trade exists. Facts and figures, if they prove any I
thing?we remember that Gtoroe Caxwixo said
that ?? facts and figures were two things which he
specially distrusted yet, if they are to be believed
upon any point, they may upon this?that, af.
ter all the exertions made by Great Britain, for near
ly hall a century. to suppress the slave trade, the
number of -laves exported from.the coast of Africa |
? n 1848 falls short only a very few hundreds of the i
number exported in 1807 ! The slave trade of Bra
ail alone in 184* almost equals in magnitude the
wave trade of the whole westeru world in 1807.
It is a lamentable fact that just so last, and in the
exact proportion, in which the industry and wealth
ol llrazil have been developed, so have the demand
and the supply of slave labor and the slave trade
been increased. The extinction of slavery is as far
from being accomplished as ever : it has become
more concentrated; a larger |K>rtion of the earth has
been freed from its inlluences; bat, so far as re
. spects the number of htman beings who are or>e
rated upon by its existence, and the amount of sor-!
row, guilt, and offering which that existence cause*, i
there has been little ,f any diminution in cither. !
The extinction of the slave .rade, as an absolutely !
necessary preliminary step to the extinction ol sla-1
very, is a problem yet to he solved, and English I*. I
gislatdrs appear to have abandoned the study of it1
in despair. Among the acts of Parliament parsed I
during the last session arc two relative to the slave 1
trade. In one the " republic of the finuator"
agrees with Great Britain " to abolish the traffic car
ried on in negroes brought from Africa." By the
other slavery is abolished by the Imuuin of Muscat.
The bill for establishing diplomatic relations with
the Court of Rome became operative on the 4th
instant, when it received the Koynl assent. The
principal enactments of this bill are the establish
ment of diplomatic relations with the "Sovereign
of the Koman StateThe substitution in the
Mouse of Lords of the words in italics for the ori
ginal words, which had reference to an ecclesiasti
cal head, has an eye to probable changes in the
Government of that country. No person is to be
received as an ambassador, <Lc. from the Court of
Jiome who shall be in holy orders, 6ic., and nothing I
in this aet is to affect any laws now in force for
upaolding the supremacy of the Crown. The bill
is ?o cautiously worded that many persons think
his Holiness will regard it as an insult, and that it
wi 1 be inoperative.
Lord John Rissell has left Ireland, and has
joined her Majesty in Scotland. What was the
object, or what has been the result of his conference
will Lord Clarlndon, is yet unknown. One re
port is that an abolition of the vice-regal court lias
br*en determined upon. Another is, that a difference
0 opinion exists between the two noble conferees in
respect to the judicial proceedings about to com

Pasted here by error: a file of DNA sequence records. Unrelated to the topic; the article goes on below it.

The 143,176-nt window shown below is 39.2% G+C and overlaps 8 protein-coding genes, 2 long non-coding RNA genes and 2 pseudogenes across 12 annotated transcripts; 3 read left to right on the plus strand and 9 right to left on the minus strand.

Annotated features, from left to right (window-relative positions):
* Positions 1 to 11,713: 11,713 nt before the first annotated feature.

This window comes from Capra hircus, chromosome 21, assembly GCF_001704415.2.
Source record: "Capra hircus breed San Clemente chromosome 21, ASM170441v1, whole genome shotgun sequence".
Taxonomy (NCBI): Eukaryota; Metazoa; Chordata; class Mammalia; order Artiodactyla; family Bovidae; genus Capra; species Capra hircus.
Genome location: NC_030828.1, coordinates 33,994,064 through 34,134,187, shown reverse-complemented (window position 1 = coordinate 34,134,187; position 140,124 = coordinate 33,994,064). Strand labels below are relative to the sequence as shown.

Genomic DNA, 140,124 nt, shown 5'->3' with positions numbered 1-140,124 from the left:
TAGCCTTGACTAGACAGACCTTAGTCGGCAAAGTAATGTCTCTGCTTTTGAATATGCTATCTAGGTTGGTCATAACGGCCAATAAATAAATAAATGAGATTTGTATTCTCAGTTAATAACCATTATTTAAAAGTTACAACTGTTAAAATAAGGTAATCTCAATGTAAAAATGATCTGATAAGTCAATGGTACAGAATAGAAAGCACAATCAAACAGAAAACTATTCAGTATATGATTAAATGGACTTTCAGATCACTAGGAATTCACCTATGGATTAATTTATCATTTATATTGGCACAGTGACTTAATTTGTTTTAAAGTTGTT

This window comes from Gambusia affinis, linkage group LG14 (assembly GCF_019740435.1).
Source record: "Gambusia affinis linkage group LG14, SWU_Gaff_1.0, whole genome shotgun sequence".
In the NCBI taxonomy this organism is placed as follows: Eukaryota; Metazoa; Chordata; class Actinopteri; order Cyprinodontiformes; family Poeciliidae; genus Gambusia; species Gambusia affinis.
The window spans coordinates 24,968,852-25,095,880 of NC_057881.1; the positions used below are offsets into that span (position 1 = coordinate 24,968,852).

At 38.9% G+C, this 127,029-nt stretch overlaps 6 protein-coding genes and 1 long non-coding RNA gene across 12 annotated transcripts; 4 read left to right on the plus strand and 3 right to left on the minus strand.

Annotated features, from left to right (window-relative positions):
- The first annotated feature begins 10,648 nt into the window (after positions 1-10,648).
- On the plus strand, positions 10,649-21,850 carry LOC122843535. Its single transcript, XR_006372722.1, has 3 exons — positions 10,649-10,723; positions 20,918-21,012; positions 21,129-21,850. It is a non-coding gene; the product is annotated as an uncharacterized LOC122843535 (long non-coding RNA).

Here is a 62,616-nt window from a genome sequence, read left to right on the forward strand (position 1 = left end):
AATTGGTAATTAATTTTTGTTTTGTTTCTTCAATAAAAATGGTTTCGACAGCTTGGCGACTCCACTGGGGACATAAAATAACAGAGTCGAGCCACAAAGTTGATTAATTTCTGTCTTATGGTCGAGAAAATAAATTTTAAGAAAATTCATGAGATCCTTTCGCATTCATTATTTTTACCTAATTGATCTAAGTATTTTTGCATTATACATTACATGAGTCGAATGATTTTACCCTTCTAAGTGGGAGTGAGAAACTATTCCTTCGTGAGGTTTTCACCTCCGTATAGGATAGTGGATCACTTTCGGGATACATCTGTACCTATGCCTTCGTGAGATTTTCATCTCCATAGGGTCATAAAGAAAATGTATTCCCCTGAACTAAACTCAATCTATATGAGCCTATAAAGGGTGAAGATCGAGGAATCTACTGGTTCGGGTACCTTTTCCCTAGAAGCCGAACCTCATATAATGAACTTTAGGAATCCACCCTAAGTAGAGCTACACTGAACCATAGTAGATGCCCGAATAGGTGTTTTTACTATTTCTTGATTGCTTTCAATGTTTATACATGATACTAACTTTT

nence against the parties'concerned in the late out
Ireak. Among Mr. O'Brien's papers some have
leen found which implicate the Catholic ecclesias
ical body to a very great extent. Four prelates,
including an archbishop, are said to be compromised
in these disclosures. Lord John Russell?for
what reason it is not stated?wishes an amnesty'
for the. past towards all ecclesiastical offenders.
1 he Lord Lieutenant, it is said, desires that all par
ties, whether lay or clerical, should he treated :>1 ike.
One curious circumstance connected with the Pre
mier s visit to Ireland is, that he has been subpc ned
to attend Mr. O'Brien's trial as a witness on his
behalf. AH sorts of rumors are afloat with respect
to the state of Ireland. One account states that
new organizations and combinations are hatching
at the town of Carrick on Suir, and on the Slieve
namon mountains, under the management of Mr.
Doheny, whilst another represents that person as
being an inmate of the Castle of Dublin, to be pro
duced as a witness fur the Crown at the approach
ing trials.
1 he bill providing for the recommencing proceed
ing upon bills at a subsequent session at the stage
which they had reached at a preceding one, will
very much facilitate business, and save a great deal
of valuable time. \ou have, I belieVe, adopted a
similar measure in your Congress.
Lord Georoe Bentinck says that he does not
intend to vi?it Ireland, and that he never intended
to do so. He has published a letter in answer to
some sympathizers with Mr. Mitchell. lie says'
that he icjards Mitchell as a traitor to his Queen,
and a felon by the verdict of a jury. He speaks in
high terms of approval of the course adopted to
wards Ireland by Lord John Russell's Ministry,
and intimates that, If these sentiments are to make
him unpopular, he does not care twopence for the
popularity he loses thereby.
The Turn* newspaper has lately published two
or three very ably written articles, in which it adopts
a much improved tone of speaking about the Uni
ted States. The writer says that he has been're
monstrate J with ior representing that the American
paperb from which lie so frequently quotes, the
Aeto I uik Herald ujul Tribune, fairly typify the
temper and feeling of the United States' towards
England. He hopes that they do not; but since
their circulation is, he states, greater than those of
other American journals, he cannot avoid inferring
that they speak the sentiments of the'people in the
same proportion. It would not he difficult, even
admitting Ins statements, to refute his conclusions.
No doubt lie is aware of this himself, but he seems
desirous of retreating from his false position with
the least possible admission of error.
Some very far-seeing politicians fancy that they
perceive in \ ancovver s Island a future bone of
contention between the United States and lireat
Britain. The importance of this island, from its